Topological transitions in metamaterials

April 14, 2012

The ability to control the flow of electrons using engineered materials is fundamental to the information technology revolution, yet many properties of matter are still unclear. Now a University of Alberta researcher is closer to understanding some of the exotic electronic properties in matter using optical analogues.

U of A electrical engineering researcher Zubin Jacob is the co-lead author on a study of the behaviour of photons flowing through metamaterials designed to emulate exotic electronic processes. Metamaterials are man-made nano materials, which can be used in applications as varied as future information networks, imaging and energy harvesting.

Jacob says think of metamaterials as an artificial medium that can control light. In order to control and use light in future optical circuitry, researchers need something as basic as an on-off switch for light-matter interaction. This research shows abrupt changes in the properties of an artificial medium imprints itself on light.

Zubin says we are five to 10 years away from the of such metamaterial based light-matter interaction control. One area of science that metamaterials can change on a shorter term is microscope technology. The ability of to compress the size of light will enhance the power of microscopes to nanoscopes that are able to reveal nanofeatures to the human eye.

The research was published April 13 in the journal Science.

The research team comes from the U of A, Purdue University as well as the Queens and City colleges of the City University of New York.

Explore further: Physicist developing, improving designer optical materials

More information: Topological Transitions in Metamaterials, Science 13 April 2012: Vol. 336 no. 6078 pp. 205-209 DOI: 10.1126/science.1219171 (ArXiv preprint)

Light-matter interactions can be controlled by manipulating the photonic environment. We uncovered an optical topological transition in strongly anisotropic metamaterials that results in a dramatic increase in the photon density of states—an effect that can be used to engineer this interaction. We describe a transition in the topology of the iso-frequency surface from a closed ellipsoid to an open hyperboloid by use of artificially nanostructured metamaterials. We show that this topological transition manifests itself in increased rates of spontaneous emission of emitters positioned near the metamaterial. Altering the topology of the iso-frequency surface by using metamaterials provides a fundamentally new route to manipulating light-matter interactions.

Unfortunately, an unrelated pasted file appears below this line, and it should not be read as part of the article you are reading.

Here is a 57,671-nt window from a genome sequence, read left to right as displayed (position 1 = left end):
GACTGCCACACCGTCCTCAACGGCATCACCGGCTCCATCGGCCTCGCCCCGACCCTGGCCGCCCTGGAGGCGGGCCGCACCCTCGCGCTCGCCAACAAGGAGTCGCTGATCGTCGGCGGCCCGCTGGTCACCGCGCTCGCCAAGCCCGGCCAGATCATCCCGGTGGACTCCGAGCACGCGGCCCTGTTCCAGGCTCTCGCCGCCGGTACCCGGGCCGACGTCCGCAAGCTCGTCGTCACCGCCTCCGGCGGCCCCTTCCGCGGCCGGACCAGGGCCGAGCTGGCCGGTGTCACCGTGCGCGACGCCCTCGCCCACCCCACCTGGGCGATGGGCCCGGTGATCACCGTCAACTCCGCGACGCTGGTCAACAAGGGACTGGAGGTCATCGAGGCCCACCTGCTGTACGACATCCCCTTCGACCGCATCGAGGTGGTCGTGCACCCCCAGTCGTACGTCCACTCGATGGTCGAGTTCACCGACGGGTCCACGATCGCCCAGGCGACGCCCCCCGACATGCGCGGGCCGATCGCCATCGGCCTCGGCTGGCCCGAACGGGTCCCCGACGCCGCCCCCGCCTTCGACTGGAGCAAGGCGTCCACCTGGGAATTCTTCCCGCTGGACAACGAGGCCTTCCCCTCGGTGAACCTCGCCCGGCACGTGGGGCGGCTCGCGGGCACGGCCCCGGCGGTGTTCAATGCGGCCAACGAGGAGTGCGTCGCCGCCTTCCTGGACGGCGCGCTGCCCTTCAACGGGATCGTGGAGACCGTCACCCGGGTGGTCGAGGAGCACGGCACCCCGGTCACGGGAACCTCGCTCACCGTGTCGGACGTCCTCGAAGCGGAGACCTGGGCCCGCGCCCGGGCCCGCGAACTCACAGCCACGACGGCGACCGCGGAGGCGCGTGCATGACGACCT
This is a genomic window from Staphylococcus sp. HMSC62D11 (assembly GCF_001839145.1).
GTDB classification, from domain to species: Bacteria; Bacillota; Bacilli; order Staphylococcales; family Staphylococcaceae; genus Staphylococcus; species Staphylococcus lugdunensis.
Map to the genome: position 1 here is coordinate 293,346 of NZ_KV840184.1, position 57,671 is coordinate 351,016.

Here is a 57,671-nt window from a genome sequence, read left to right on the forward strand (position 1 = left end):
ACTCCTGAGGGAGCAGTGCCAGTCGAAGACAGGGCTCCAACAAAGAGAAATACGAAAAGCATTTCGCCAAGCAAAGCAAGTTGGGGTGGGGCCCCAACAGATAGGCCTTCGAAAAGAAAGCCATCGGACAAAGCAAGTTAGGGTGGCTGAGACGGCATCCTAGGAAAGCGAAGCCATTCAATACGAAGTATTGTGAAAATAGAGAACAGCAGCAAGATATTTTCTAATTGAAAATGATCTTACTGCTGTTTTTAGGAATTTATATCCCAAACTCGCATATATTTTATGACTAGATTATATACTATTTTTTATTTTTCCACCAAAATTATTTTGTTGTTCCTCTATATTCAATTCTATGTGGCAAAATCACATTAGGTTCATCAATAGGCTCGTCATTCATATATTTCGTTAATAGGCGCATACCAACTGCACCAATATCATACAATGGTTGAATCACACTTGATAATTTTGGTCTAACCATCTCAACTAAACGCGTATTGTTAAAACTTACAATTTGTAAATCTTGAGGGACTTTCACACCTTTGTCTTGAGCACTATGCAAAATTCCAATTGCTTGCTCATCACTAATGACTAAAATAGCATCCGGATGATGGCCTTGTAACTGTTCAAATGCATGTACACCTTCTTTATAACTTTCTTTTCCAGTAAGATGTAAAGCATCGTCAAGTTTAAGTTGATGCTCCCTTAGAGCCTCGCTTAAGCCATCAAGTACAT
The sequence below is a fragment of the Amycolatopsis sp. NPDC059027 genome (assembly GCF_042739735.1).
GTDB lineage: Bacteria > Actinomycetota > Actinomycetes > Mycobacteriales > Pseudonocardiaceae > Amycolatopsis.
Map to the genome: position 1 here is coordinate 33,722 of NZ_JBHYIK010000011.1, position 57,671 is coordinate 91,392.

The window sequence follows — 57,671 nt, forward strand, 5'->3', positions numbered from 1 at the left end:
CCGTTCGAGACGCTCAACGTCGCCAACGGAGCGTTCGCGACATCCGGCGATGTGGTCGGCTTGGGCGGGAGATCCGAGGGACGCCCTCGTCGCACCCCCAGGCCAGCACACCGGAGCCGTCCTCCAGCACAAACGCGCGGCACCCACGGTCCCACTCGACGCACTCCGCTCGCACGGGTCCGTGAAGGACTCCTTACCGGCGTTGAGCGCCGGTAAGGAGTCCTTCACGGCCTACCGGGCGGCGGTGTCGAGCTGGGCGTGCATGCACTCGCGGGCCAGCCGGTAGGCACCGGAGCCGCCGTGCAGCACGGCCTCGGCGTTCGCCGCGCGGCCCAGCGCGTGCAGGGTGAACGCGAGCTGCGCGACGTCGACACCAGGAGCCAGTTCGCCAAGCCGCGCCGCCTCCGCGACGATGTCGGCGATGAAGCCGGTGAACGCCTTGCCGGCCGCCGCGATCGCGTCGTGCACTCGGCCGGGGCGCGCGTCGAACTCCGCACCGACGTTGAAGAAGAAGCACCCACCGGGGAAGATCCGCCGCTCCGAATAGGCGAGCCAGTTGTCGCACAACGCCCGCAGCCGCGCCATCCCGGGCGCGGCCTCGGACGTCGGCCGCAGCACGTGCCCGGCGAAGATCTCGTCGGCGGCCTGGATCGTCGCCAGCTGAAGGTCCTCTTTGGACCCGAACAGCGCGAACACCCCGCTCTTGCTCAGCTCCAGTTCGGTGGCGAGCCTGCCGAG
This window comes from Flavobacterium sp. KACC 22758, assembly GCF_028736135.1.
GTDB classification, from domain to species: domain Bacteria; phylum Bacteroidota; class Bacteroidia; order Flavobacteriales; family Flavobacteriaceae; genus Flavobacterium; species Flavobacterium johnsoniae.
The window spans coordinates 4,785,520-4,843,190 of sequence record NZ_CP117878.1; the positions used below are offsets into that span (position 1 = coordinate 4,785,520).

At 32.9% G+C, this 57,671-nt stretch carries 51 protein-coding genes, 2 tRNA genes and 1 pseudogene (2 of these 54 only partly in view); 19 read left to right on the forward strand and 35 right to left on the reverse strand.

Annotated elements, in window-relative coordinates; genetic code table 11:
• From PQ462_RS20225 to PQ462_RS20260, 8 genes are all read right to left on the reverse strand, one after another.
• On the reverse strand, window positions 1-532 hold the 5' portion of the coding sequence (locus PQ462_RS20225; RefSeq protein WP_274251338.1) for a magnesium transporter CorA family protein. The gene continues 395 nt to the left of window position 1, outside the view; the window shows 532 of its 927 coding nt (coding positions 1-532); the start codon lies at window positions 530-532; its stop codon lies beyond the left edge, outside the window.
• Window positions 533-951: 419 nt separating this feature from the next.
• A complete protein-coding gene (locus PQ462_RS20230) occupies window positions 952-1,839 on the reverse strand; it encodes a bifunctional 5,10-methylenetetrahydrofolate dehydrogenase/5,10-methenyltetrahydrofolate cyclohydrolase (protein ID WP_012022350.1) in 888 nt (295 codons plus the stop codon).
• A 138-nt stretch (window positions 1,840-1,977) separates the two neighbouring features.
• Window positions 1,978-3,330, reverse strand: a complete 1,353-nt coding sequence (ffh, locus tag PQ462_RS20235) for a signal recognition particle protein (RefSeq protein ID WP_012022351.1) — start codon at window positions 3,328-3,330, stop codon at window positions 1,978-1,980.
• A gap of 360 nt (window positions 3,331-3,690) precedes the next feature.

Related Stories

Using photons to manage data

November 2, 2011

Managing light to carry computer data, such as text, audio and video, is possible today with laser light beams that are guided along a fibre-optic cable. These waves consist of countless billions of photons, which carry information ...

Exotic metamaterials will change optics

March 18, 2012

Duke University engineers believe that continued advances in creating ever-more exotic and sophisticated man-made materials will greatly improve their ability to control light at will.

Recommended for you

Test racetrack dipole magnet produces record 16 tesla field

November 30, 2015

A new world record has been broken by the CERN magnet group when their racetrack test magnet produced a 16.2 tesla (16.2T) peak field – nearly twice that produced by the current LHC dipoles and the highest ever for a dipole ...

Turbulence in bacterial cultures

November 30, 2015

Turbulent flows surround us, from complex cloud formations to rapidly flowing rivers. Populations of motile bacteria in liquid media can also exhibit patterns of collective motion that resemble turbulent flows, provided the ...

'Material universe' yields surprising new particle

November 25, 2015

An international team of researchers has predicted the existence of a new type of particle called the type-II Weyl fermion in metallic materials. When subjected to a magnetic field, the materials containing the particle act ...

CERN collides heavy nuclei at new record high energy

November 25, 2015

The world's most powerful accelerator, the 27 km long Large Hadron Collider (LHC) operating at CERN in Geneva established collisions between lead nuclei, this morning, at the highest energies ever. The LHC has been colliding ...

1 comment

Adjust slider to filter visible comments by rank

Display comments: newest first

5 / 5 (1) Apr 14, 2012
Upvoted for linking of preprint and abstract. It should become a rule for all science news - no matter how detailed in their subject they actually are.

Please sign in to add a comment. Registration is free, and takes less than a minute. Read more

Click here to reset your password.
Sign in to get notified via email when new comments are made.